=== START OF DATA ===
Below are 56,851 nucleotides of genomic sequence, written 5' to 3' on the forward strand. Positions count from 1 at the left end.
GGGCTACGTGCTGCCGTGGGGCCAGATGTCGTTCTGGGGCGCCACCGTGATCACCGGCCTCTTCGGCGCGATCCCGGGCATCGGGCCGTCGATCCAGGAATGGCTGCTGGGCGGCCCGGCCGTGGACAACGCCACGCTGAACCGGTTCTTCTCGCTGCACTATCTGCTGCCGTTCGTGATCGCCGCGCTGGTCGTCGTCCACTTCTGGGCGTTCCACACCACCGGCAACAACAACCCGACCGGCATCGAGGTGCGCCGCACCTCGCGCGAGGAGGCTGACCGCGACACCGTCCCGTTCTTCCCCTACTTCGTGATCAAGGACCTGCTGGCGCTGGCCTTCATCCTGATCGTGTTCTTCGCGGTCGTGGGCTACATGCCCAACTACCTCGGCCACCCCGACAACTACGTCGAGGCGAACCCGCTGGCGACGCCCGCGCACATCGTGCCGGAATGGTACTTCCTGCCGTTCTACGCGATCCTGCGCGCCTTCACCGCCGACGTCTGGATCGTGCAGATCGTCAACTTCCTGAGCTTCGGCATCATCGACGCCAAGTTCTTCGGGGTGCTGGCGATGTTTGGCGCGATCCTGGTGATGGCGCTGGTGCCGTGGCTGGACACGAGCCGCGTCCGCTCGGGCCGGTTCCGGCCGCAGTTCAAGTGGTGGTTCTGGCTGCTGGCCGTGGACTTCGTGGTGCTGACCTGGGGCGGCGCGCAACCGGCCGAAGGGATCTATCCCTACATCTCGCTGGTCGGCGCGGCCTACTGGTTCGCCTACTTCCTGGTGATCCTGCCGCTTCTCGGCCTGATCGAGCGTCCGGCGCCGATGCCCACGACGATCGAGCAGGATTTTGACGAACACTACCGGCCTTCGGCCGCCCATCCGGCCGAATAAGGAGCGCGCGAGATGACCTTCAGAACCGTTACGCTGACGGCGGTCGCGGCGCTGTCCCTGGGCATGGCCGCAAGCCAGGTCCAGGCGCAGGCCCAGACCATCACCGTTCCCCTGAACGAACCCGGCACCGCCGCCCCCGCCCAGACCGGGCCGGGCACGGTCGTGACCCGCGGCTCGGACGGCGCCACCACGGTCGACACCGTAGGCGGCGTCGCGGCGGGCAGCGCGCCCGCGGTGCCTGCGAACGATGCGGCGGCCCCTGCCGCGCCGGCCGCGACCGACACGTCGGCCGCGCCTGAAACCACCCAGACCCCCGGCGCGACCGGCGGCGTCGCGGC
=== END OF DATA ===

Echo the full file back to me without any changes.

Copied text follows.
Below are 56,851 nucleotides of genomic sequence, written 5' to 3' on the forward strand. Positions count from 1 at the left end.
GGGCTACGTGCTGCCGTGGGGCCAGATGTCGTTCTGGGGCGCCACCGTGATCACCGGCCTCTTCGGCGCGATCCCGGGCATCGGGCCGTCGATCCAGGAATGGCTGCTGGGCGGCCCGGCCGTGGACAACGCCACGCTGAACCGGTTCTTCTCGCTGCACTATCTGCTGCCGTTCGTGATCGCCGCGCTGGTCGTCGTCCACTTCTGGGCGTTCCACACCACCGGCAACAACAACCCGACCGGCATCGAGGTGCGCCGCACCTCGCGCGAGGAGGCTGACCGCGACACCGTCCCGTTCTTCCCCTACTTCGTGATCAAGGACCTGCTGGCGCTGGCCTTCATCCTGATCGTGTTCTTCGCGGTCGTGGGCTACATGCCCAACTACCTCGGCCACCCCGACAACTACGTCGAGGCGAACCCGCTGGCGACGCCCGCGCACATCGTGCCGGAATGGTACTTCCTGCCGTTCTACGCGATCCTGCGCGCCTTCACCGCCGACGTCTGGATCGTGCAGATCGTCAACTTCCTGAGCTTCGGCATCATCGACGCCAAGTTCTTCGGGGTGCTGGCGATGTTTGGCGCGATCCTGGTGATGGCGCTGGTGCCGTGGCTGGACACGAGCCGCGTCCGCTCGGGCCGGTTCCGGCCGCAGTTCAAGTGGTGGTTCTGGCTGCTGGCCGTGGACTTCGTGGTGCTGACCTGGGGCGGCGCGCAACCGGCCGAAGGGATCTATCCCTACATCTCGCTGGTCGGCGCGGCCTACTGGTTCGCCTACTTCCTGGTGATCCTGCCGCTTCTCGGCCTGATCGAGCGTCCGGCGCCGATGCCCACGACGATCGAGCAGGATTTTGACGAACACTACCGGCCTTCGGCCGCCCATCCGGCCGAATAAGGAGCGCGCGAGATGACCTTCAGAACCGTTACGCTGACGGCGGTCGCGGCGCTGTCCCTGGGCATGGCCGCAAGCCAGGTCCAGGCGCAGGCCCAGACCATCACCGTTCCCCTGAACGAACCCGGCACCGCCGCCCCCGCCCAGACCGGGCCGGGCACGGTCGTGACCCGCGGCTCGGACGGCGCCACCACGGTCGACACCGTAGGCGGCGTCGCGGCGGGCAGCGCGCCCGCGGTGCCTGCGAACGATGCGGCGGCCCCTGCCGCGCCGGCCGCGACCGACACGTCGGCCGCGCCTGAAACCACCCAGACCCCCGGCGCGACCGGCGGCGTCGCGGC